Also, Rowling, I mean, Galbraith, doesn't just know the tropes and what works better when, she revels in toying with the reader. The use of red herrings in Career of Evil is masterful, because some are made purposefully obvious and others are hidden, but all the while you're thinking, is this a red herring or is this something else? While red herrings are traditionally thought of as just misleading information that has to be worked through in order solve the crime they are also meant as a distraction. Here's something shiny, is it important? And I was like a cat, pouncing on every single one and playing with it, holding it up to the light, wondering, is this a real clue, gnawing on it a bit, and eventually just waiting for the next one to show up and start me thinking all over again. Even the title of the book is a red herring! The song "Career of Evil" by Blue Öyster Cult makes you think that only one of the three suspects that Cormoran has fingered could possibly be the perpetrator, and Galbraith toys with that assumption again and again. For over four hundred pages the three suspects are deftly juggled with red herrings so that you never know where the finger will finally point. This made me devour this book late into the night wanting to know the answer but at the same time hoping it would never end. Thankfully I have Lethal White now lined up...

Monday, January 28, 2019

Tuesday Tomorrow

King of Scars by Leigh Bardugo
Published by: Imprint
Publication Date: January 29th, 2019
Format: Hardcover, 528 Pages
To Buy

The official patter:
"Face your demons...or feed them.

Nikolai Lantsov has always had a gift for the impossible. No one knows what he endured in his country’s bloody civil war - and he intends to keep it that way. Now, as enemies gather at his weakened borders, the young king must find a way to refill Ravka’s coffers, forge new alliances, and stop a rising threat to the once-great Grisha Army.

Yet with every day a dark magic within him grows stronger, threatening to destroy all he has built. With the help of a young monk and a legendary Grisha Squaller, Nikolai will journey to the places in Ravka where the deepest magic survives to vanquish the terrible legacy inside him. He will risk everything to save his country and himself. But some secrets aren’t meant to stay buried - and some wounds aren’t meant to heal.

Enter the Grishaverse with this new novel from #1 New York Times-bestselling author Leigh Bardugo."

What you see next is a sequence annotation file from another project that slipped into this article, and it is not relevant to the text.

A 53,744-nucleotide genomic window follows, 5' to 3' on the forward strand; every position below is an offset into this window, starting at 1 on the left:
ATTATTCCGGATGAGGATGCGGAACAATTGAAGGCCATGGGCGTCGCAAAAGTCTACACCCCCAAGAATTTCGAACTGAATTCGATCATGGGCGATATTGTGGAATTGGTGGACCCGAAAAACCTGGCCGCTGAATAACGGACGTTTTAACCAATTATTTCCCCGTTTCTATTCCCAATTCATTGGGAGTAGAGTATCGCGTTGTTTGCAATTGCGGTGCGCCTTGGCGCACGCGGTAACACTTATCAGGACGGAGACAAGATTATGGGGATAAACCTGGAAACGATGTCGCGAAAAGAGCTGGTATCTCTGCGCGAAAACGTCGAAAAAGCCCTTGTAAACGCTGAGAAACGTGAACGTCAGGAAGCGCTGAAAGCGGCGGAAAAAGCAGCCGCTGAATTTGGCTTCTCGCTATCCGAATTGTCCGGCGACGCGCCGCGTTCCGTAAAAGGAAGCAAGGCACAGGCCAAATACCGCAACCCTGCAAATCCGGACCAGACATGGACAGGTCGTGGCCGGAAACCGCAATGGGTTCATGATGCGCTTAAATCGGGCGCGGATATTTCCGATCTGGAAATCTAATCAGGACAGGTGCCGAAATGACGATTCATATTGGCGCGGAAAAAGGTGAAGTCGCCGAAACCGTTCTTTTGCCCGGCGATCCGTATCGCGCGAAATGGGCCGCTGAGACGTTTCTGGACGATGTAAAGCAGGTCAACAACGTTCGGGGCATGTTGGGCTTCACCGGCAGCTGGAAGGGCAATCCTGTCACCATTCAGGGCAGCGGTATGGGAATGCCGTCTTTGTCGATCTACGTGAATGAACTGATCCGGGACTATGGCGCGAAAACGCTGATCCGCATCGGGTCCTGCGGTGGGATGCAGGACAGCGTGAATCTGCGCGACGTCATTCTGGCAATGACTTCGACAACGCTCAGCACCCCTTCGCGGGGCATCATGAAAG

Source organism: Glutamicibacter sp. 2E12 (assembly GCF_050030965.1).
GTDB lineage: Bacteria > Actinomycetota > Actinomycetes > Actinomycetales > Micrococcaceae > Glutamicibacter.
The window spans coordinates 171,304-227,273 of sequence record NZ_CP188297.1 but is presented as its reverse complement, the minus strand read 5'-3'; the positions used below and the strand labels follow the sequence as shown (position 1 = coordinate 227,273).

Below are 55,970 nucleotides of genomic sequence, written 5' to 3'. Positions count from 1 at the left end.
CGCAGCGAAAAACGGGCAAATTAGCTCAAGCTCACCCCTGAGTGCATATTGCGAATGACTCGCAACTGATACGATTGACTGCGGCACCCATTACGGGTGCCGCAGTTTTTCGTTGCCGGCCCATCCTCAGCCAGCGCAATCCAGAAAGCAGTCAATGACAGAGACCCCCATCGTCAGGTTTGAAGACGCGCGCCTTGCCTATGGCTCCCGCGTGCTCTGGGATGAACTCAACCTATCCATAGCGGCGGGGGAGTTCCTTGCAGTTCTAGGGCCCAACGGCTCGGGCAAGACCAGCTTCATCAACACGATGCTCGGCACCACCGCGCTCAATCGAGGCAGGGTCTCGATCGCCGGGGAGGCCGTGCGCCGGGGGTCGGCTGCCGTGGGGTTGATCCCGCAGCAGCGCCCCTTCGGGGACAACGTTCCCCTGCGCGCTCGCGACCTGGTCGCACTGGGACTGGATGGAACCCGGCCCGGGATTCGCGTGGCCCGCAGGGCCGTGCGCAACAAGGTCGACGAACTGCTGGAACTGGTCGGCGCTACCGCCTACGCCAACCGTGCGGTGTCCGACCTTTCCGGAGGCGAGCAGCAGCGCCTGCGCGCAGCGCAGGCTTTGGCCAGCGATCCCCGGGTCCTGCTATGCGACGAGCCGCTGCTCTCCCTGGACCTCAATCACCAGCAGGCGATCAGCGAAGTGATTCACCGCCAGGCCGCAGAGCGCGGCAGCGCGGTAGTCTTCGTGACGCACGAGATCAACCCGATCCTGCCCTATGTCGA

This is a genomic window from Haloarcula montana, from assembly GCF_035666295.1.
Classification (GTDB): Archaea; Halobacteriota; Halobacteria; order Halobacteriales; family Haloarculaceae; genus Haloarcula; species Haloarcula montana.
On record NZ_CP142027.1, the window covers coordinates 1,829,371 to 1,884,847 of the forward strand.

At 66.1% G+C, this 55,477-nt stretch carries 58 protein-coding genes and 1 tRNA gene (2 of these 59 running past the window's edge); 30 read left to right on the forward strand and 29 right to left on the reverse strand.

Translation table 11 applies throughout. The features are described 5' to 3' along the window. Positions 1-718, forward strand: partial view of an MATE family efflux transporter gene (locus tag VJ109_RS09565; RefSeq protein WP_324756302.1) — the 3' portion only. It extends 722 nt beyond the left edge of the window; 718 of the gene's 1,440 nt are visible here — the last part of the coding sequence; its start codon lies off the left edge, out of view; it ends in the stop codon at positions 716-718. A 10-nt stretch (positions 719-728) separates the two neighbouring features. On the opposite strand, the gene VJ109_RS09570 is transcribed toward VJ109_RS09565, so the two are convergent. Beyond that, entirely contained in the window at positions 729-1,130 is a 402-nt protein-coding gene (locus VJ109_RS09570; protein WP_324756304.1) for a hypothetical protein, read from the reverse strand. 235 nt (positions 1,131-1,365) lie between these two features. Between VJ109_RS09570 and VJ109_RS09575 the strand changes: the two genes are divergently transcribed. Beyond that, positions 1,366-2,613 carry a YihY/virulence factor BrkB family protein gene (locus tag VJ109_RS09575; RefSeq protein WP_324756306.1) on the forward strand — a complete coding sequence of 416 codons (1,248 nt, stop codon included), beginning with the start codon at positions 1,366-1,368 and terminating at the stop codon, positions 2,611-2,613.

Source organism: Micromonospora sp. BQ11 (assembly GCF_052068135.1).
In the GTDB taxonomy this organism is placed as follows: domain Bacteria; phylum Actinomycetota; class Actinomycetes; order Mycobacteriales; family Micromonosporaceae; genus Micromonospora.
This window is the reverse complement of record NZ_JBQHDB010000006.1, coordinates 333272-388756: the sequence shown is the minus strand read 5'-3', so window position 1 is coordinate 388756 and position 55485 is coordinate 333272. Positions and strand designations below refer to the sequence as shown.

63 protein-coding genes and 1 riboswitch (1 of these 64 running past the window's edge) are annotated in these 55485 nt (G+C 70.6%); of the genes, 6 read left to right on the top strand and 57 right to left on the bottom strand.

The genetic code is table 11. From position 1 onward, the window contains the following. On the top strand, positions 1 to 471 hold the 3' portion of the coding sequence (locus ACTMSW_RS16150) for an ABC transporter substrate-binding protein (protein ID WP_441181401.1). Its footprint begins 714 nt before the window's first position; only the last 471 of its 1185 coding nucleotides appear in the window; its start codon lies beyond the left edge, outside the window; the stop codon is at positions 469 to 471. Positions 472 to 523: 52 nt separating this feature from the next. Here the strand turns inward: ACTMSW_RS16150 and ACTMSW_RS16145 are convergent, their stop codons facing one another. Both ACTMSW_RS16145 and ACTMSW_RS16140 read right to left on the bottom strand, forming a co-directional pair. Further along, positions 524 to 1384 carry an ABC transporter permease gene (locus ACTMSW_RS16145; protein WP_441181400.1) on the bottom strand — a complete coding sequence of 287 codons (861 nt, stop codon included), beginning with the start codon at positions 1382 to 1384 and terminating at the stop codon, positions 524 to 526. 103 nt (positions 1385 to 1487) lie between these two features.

Back to Ravka!!!

A Curse So Dark and Lonely by Brigid Kemmerer
Published by: Bloomsbury YA
Publication Date: January 29th, 2019
Format: Hardcover, 496 Pages
To Buy

The official patter:
"In a lush, contemporary fantasy retelling of Beauty and the Beast, Brigid Kemmerer gives readers another compulsively readable romance perfect for fans of Marissa Meyer.

Fall in love, break the curse.

It once seemed so easy to Prince Rhen, the heir to Emberfall. Cursed by a powerful enchantress to repeat the autumn of his eighteenth year over and over, he knew he could be saved if a girl fell for him. But that was before he learned that at the end of each autumn, he would turn into a vicious beast hell-bent on destruction. That was before he destroyed his castle, his family, and every last shred of hope.

Nothing has ever been easy for Harper. With her father long gone, her mother dying, and her brother barely holding their family together while constantly underestimating her because of her cerebral palsy, she learned to be tough enough to survive. But when she tries to save someone else on the streets of Washington, DC, she's instead somehow sucked into Rhen's cursed world.

Break the curse, save the kingdom.

A prince? A monster? A curse? Harper doesn't know where she is or what to believe. But as she spends time with Rhen in this enchanted land, she begins to understand what's at stake. And as Rhen realizes Harper is not just another girl to charm, his hope comes flooding back. But powerful forces are standing against Emberfall... and it will take more than a broken curse to save Harper, Rhen, and his people from utter ruin."

I'm a sucker for fair tale retellings.

The Wolf in the Whale by Jordanna Max Brodsky
Published by: Redhook
Publication Date: January 29th, 2019
Format: Paperback, 560 Pages
To Buy

The official patter:
"A sweeping tale of clashing cultures, warring gods, and forbidden love: In 1000 AD, a young Inuit shaman and a Viking warrior become unwilling allies as war breaks out between their peoples and their gods-one that will determine the fate of them all.

"There is a very old story, rarely told, of a wolf that runs into the ocean and becomes a whale."

Born with the soul of a hunter and the spirit of the Wolf, Omat is destined to follow in her grandfather's footsteps-invoking the spirits of the land, sea, and sky to protect her people.

But the gods have stopped listening and Omat's family is starving. Alone at the edge of the world, hope is all they have left.

Desperate to save them, Omat journeys across the icy wastes, fighting for survival with every step. When she meets a Viking warrior and his strange new gods, they set in motion a conflict that could shatter her world...or save it."